Observational Study
Copyright ©The Author(s) 2022. Published by Baishideng Publishing Group Inc. All rights reserved.
World J Gastrointest Endosc. Mar 16, 2022; 14(3): 142-152
Published online Mar 16, 2022. doi: 10.4253/wjge.v14.i3.142
Ergonomics of gastrointestinal endoscopies: Musculoskeletal injury among endoscopy physicians, nurses, and technicians
Samana Zainab Shah, Syed Tabish Rehman, Aysha Khan, Muhammad Muneeb Hussain, Mohsin Ali, Sonaila Sarwar, Shahab Abid
Samana Zainab Shah, Syed Tabish Rehman, Muhammad Muneeb Hussain, Mohsin Ali, Sonaila Sarwar, Shahab Abid, Department of Medicine, Aga Khan University Hospital, Karachi 74800, Sindh, Pakistan
Aysha Khan, Department of Internal Medicine, Baystate Medical Center, Springfield, MA 01199, United States
Author contributions: Shah SZ designed the study and methodology for the study and contributed to the finalized article writing; Abid S conceptualized the idea, edited and revised the manuscript and oversaw the entire project; Rehman ST and Hussain MM contributed to initial and finalized article writing and analysis alongside literature search; Ali M, Khan A and Sarwar S contributed in data collection and analysis.
Institutional review board statement: The study was reviewed and approved by the Ethics Review Committees (ERC) at the Aga Khan University (Karachi, Pakistan).
Informed consent statement: All study participants provided informed written consent prior to study enrollment.
Conflict-of-interest statement: There are no conflicts of interest to report.
Data sharing statement: No additional data are available.
STROBE statement: The authors have read the STROBE Statement-checklist of items, and the manuscript was prepared and revised according to the STROBE Statement-checklist of items.
Open-Access: This article is an open-access article that was selected by an in-house editor and fully peer-reviewed by external reviewers. It is distributed in accordance with the Creative Commons Attribution NonCommercial (CC BY-NC 4.0) license, which permits others to distribute, remix, adapt, build upon this work non-commercially, and license their derivative works on different terms, provided the original work is properly cited and the use is non-commercial. See: https://creativecommons.org/Licenses/by-nc/4.0/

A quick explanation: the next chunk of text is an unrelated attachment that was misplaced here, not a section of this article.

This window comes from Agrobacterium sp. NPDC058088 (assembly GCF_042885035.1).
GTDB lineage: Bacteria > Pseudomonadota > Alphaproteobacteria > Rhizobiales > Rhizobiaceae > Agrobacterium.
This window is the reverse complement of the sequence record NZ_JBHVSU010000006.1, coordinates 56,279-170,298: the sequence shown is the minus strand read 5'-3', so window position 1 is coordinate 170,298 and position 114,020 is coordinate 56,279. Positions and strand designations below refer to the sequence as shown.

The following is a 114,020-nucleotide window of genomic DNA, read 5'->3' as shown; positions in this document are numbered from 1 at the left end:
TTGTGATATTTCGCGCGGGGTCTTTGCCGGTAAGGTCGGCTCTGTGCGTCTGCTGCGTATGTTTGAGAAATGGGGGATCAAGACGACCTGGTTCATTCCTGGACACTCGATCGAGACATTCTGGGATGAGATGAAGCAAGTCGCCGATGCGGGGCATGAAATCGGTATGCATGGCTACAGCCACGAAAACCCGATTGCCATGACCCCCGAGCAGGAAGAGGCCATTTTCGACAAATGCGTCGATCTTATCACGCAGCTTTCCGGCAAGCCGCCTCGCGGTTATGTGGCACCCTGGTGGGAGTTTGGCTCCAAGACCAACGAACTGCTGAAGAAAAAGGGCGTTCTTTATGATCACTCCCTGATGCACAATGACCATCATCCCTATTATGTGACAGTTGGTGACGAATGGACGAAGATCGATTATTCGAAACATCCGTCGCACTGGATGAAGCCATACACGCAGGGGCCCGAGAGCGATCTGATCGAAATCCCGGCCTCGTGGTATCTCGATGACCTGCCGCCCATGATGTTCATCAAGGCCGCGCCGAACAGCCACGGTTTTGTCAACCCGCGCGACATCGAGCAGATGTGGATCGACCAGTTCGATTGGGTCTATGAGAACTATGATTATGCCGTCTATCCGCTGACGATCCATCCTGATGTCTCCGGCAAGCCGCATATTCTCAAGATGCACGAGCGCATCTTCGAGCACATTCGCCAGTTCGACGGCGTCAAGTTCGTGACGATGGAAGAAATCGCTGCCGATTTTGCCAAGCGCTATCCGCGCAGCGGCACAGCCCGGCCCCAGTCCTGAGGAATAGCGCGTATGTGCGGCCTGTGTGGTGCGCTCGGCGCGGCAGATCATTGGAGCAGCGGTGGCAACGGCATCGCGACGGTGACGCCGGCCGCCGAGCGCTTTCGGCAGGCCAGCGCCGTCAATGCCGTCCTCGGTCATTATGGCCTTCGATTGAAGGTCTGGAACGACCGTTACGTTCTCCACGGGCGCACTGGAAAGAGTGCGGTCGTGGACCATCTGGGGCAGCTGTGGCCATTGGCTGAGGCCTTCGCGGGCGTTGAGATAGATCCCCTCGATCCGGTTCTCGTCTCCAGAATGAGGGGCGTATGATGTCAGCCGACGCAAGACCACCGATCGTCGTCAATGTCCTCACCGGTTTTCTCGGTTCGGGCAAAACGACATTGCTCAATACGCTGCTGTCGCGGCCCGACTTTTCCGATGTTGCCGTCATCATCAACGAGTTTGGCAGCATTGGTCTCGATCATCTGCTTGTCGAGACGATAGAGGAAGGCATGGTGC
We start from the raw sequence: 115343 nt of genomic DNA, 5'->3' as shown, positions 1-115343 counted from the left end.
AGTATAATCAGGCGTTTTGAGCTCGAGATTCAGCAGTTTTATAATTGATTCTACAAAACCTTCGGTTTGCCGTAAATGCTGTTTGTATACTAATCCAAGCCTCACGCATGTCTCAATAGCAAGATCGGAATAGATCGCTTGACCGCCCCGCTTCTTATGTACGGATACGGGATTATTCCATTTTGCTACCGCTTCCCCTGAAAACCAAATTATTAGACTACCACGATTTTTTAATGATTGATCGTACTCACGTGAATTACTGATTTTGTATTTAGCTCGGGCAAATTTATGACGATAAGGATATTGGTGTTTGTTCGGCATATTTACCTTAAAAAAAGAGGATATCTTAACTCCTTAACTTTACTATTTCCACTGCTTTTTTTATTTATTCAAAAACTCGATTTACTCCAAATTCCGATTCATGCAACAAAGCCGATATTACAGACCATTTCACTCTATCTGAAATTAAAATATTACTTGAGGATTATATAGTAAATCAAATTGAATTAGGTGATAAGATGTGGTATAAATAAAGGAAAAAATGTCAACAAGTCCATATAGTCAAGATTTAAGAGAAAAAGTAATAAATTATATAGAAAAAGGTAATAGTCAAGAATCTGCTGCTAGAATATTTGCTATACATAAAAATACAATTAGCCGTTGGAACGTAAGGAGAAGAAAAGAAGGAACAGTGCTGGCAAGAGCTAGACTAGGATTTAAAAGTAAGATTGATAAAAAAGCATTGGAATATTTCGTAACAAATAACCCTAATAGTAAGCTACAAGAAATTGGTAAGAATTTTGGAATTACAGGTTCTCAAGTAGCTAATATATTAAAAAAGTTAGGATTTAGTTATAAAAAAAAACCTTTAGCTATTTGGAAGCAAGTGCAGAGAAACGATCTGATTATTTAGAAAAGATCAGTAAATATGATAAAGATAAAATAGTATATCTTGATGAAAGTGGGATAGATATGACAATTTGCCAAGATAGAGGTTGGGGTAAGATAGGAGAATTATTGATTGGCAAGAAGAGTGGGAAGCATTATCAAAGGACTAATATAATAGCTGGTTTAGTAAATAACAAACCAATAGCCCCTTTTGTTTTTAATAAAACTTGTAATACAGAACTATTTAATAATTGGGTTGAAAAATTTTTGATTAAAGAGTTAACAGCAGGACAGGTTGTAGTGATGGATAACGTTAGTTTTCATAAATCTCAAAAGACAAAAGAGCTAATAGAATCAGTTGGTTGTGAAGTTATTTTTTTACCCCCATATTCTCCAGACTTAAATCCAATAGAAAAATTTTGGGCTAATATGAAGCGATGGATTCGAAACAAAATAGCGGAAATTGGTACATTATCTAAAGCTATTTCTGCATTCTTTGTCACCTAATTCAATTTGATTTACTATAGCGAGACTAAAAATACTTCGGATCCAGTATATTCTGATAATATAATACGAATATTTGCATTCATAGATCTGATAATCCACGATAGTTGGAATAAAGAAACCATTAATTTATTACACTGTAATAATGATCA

Corresponding author: Shahab Abid, MBBS, PhD, Professor, Department of Medicine, Aga Khan University Hospital, Stadium Road, P O Box 3500 , Karachi 74800, Sindh, Pakistan. shahab.abid@aku.edu
Received: April 21, 2021
Peer-review started: April 21, 2021
First decision: June 25, 2021
Revised: July 17, 2021
Accepted: February 11, 2022
Article in press: February 11, 2022
Published online: March 16, 2022
Research background

Ergonomics in the field of gastroenterology with regards to musculoskeletal injuries (MSI) among endoscopists and ancillary staff have been highlighted in studies from the western world. MSI affect the quality and longevity of the gastroenterologist, which can lead to a shortage of specialists. There has been a dearth of literature on the topic from our region.

Research motivation

The goal of this research was to create awareness about the importance of ergonomics in endoscopy that may prevent future injuries. Research would lead towards the modification and development of more ergonomic endoscopes and techniques. Furthermore, procedure rooms and spaces with institutional emphasis would promote strategies for the management of musculoskeletal injury.

Research objectives

Our objective is to document the prevalence of MSI, awareness, and practice of ergonomics by endoscopists, ancillary staff, and institutions.

Research methods

An observational cross-sectional study in Karachi. An eleven-point self-administered questionnaire was distributed and used to evaluate MSI and ergonomic adjustments amongst three tertiary care setups in Karachi. An onsite survey via a 13-point checklist for endoscopy suite facilities was used to assess the ergonomically friendly conveniences at five tertiary care setups.

Research results

There were 56 participants in total with 39 (69.6%) males. Pain and numbness were documented by 75% of the respondents, with the neck (41.1%) and lower back (32.1%) being the most commonly affected regions. Twenty one point four percent had to take time off their work, while 33.9% took medications for pain. Ergonomic modifications to prevent musculoskeletal injury were used by 21.4%. Institutions lacked sufficient ergonomic facilities.

Research conclusions

Three-fourth of our endoscopists reported MSI, of which more than half are not sure or attributed this problem to endoscopy. The prevalence of MSI warrants urgent attention.

Research perspectives

It would be interesting to see interventions to improve the ergonomics among participants, such as pre- and post-intervention improvement and the impact of creating awareness. Research can be directed towards the development of curriculum and guidelines addressing ergonomics and modifications to prevent MSI.